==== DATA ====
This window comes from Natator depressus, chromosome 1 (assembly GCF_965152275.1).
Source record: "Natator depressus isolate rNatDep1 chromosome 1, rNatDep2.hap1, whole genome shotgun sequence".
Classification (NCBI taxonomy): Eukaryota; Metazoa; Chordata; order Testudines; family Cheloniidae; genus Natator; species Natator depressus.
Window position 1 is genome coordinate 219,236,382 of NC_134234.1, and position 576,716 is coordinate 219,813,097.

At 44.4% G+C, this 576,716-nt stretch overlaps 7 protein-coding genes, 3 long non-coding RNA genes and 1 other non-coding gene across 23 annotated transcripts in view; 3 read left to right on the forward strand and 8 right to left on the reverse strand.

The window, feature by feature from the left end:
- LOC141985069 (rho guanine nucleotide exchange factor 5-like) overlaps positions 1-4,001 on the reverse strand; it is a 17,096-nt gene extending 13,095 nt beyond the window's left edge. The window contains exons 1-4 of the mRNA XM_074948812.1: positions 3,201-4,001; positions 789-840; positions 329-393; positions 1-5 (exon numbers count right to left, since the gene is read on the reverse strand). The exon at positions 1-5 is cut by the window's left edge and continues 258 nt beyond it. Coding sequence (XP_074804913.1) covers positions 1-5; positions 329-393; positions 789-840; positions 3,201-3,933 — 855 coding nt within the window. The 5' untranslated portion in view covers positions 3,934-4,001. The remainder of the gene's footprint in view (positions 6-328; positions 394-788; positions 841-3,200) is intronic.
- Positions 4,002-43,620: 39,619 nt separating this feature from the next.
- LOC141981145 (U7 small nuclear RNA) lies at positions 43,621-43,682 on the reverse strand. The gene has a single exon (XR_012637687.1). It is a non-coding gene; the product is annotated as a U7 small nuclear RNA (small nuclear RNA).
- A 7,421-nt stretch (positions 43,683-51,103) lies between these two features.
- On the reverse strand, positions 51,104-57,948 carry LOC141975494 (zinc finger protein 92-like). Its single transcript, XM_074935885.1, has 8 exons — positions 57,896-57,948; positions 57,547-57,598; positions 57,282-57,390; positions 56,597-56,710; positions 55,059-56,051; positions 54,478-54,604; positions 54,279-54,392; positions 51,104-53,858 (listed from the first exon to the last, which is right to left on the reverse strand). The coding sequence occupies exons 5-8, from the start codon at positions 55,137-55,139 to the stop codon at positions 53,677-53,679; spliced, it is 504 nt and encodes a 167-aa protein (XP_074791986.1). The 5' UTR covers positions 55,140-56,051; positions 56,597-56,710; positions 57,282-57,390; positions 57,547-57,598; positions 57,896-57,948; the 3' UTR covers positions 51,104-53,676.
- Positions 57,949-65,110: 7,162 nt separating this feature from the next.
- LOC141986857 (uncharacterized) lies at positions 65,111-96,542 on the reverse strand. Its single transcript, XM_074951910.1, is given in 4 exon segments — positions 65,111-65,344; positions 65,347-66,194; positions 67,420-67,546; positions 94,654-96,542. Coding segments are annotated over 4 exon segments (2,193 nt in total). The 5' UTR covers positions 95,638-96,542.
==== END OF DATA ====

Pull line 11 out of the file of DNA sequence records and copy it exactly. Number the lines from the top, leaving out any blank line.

- On the reverse strand, positions 51,104-57,948 carry LOC141975494 (zinc finger protein 92-like). Its single transcript, XM_074935885.1, has 8 exons — positions 57,896-57,948; positions 57,547-57,598; positions 57,282-57,390; positions 56,597-56,710; positions 55,059-56,051; positions 54,478-54,604; positions 54,279-54,392; positions 51,104-53,858 (listed from the first exon to the last, which is right to left on the reverse strand). The coding sequence occupies exons 5-8, from the start codon at positions 55,137-55,139 to the stop codon at positions 53,677-53,679; spliced, it is 504 nt and encodes a 167-aa protein (XP_074791986.1). The 5' UTR covers positions 55,140-56,051; positions 56,597-56,710; positions 57,282-57,390; positions 57,547-57,598; positions 57,896-57,948; the 3' UTR covers positions 51,104-53,676.